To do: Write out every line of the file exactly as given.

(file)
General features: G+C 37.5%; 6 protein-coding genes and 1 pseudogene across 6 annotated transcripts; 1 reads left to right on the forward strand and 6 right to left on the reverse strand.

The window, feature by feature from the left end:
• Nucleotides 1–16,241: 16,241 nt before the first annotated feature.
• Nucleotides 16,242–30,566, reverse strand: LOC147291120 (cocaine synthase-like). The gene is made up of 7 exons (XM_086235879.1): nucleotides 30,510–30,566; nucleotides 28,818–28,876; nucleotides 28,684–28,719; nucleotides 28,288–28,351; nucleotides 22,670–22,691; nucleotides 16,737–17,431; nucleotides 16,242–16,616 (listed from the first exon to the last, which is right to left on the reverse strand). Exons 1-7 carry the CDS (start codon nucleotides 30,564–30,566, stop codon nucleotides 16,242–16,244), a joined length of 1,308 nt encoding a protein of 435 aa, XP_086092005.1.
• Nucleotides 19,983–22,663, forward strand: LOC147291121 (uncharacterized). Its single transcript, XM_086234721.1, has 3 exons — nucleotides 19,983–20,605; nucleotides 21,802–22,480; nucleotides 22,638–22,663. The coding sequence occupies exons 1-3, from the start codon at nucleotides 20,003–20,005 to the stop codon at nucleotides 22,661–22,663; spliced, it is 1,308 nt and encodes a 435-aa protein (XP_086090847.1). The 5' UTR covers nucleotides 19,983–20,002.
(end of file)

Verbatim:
General features: G+C 37.5%; 6 protein-coding genes and 1 pseudogene across 6 annotated transcripts; 1 reads left to right on the forward strand and 6 right to left on the reverse strand.

The window, feature by feature from the left end:
• Nucleotides 1–16,241: 16,241 nt before the first annotated feature.
• Nucleotides 16,242–30,566, reverse strand: LOC147291120 (cocaine synthase-like). The gene is made up of 7 exons (XM_086235879.1): nucleotides 30,510–30,566; nucleotides 28,818–28,876; nucleotides 28,684–28,719; nucleotides 28,288–28,351; nucleotides 22,670–22,691; nucleotides 16,737–17,431; nucleotides 16,242–16,616 (listed from the first exon to the last, which is right to left on the reverse strand). Exons 1-7 carry the CDS (start codon nucleotides 30,564–30,566, stop codon nucleotides 16,242–16,244), a joined length of 1,308 nt encoding a protein of 435 aa, XP_086092005.1.
• Nucleotides 19,983–22,663, forward strand: LOC147291121 (uncharacterized). Its single transcript, XM_086234721.1, has 3 exons — nucleotides 19,983–20,605; nucleotides 21,802–22,480; nucleotides 22,638–22,663. The coding sequence occupies exons 1-3, from the start codon at nucleotides 20,003–20,005 to the stop codon at nucleotides 22,661–22,663; spliced, it is 1,308 nt and encodes a 435-aa protein (XP_086090847.1). The 5' UTR covers nucleotides 19,983–20,002.